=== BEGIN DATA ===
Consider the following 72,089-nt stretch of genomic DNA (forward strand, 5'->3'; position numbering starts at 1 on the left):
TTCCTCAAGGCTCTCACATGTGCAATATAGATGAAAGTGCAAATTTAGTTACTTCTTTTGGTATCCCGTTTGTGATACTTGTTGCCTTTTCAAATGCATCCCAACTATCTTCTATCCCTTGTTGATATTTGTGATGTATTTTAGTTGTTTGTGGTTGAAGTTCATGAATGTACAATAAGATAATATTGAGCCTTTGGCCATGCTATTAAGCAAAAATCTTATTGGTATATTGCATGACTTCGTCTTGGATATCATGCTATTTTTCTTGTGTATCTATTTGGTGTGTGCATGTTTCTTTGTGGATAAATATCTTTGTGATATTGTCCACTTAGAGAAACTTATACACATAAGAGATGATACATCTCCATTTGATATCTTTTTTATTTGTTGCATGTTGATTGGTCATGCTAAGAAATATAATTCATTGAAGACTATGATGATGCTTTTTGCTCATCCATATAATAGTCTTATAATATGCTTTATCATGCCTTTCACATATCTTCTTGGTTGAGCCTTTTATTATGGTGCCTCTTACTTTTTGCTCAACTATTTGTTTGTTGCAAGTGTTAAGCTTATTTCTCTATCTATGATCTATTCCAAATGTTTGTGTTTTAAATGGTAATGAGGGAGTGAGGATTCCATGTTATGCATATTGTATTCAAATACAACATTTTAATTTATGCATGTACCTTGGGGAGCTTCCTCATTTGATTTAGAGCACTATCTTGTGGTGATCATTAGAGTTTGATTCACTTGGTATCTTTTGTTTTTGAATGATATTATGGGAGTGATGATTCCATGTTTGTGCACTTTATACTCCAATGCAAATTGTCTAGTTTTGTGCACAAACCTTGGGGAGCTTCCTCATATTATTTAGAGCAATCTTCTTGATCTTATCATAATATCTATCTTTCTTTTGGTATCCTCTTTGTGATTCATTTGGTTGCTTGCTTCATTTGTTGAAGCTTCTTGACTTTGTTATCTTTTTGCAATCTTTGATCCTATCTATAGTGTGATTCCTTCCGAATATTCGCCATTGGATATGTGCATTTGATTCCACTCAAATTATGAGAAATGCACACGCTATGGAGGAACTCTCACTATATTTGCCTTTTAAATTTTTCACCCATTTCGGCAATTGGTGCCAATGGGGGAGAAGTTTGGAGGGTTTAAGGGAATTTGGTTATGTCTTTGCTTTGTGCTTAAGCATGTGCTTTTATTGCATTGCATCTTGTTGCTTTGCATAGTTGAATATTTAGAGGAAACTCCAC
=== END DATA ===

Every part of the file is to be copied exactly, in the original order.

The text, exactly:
Consider the following 72,089-nt stretch of genomic DNA (forward strand, 5'->3'; position numbering starts at 1 on the left):
TTCCTCAAGGCTCTCACATGTGCAATATAGATGAAAGTGCAAATTTAGTTACTTCTTTTGGTATCCCGTTTGTGATACTTGTTGCCTTTTCAAATGCATCCCAACTATCTTCTATCCCTTGTTGATATTTGTGATGTATTTTAGTTGTTTGTGGTTGAAGTTCATGAATGTACAATAAGATAATATTGAGCCTTTGGCCATGCTATTAAGCAAAAATCTTATTGGTATATTGCATGACTTCGTCTTGGATATCATGCTATTTTTCTTGTGTATCTATTTGGTGTGTGCATGTTTCTTTGTGGATAAATATCTTTGTGATATTGTCCACTTAGAGAAACTTATACACATAAGAGATGATACATCTCCATTTGATATCTTTTTTATTTGTTGCATGTTGATTGGTCATGCTAAGAAATATAATTCATTGAAGACTATGATGATGCTTTTTGCTCATCCATATAATAGTCTTATAATATGCTTTATCATGCCTTTCACATATCTTCTTGGTTGAGCCTTTTATTATGGTGCCTCTTACTTTTTGCTCAACTATTTGTTTGTTGCAAGTGTTAAGCTTATTTCTCTATCTATGATCTATTCCAAATGTTTGTGTTTTAAATGGTAATGAGGGAGTGAGGATTCCATGTTATGCATATTGTATTCAAATACAACATTTTAATTTATGCATGTACCTTGGGGAGCTTCCTCATTTGATTTAGAGCACTATCTTGTGGTGATCATTAGAGTTTGATTCACTTGGTATCTTTTGTTTTTGAATGATATTATGGGAGTGATGATTCCATGTTTGTGCACTTTATACTCCAATGCAAATTGTCTAGTTTTGTGCACAAACCTTGGGGAGCTTCCTCATATTATTTAGAGCAATCTTCTTGATCTTATCATAATATCTATCTTTCTTTTGGTATCCTCTTTGTGATTCATTTGGTTGCTTGCTTCATTTGTTGAAGCTTCTTGACTTTGTTATCTTTTTGCAATCTTTGATCCTATCTATAGTGTGATTCCTTCCGAATATTCGCCATTGGATATGTGCATTTGATTCCACTCAAATTATGAGAAATGCACACGCTATGGAGGAACTCTCACTATATTTGCCTTTTAAATTTTTCACCCATTTCGGCAATTGGTGCCAATGGGGGAGAAGTTTGGAGGGTTTAAGGGAATTTGGTTATGTCTTTGCTTTGTGCTTAAGCATGTGCTTTTATTGCATTGCATCTTGTTGCTTTGCATAGTTGAATATTTAGAGGAAACTCCAC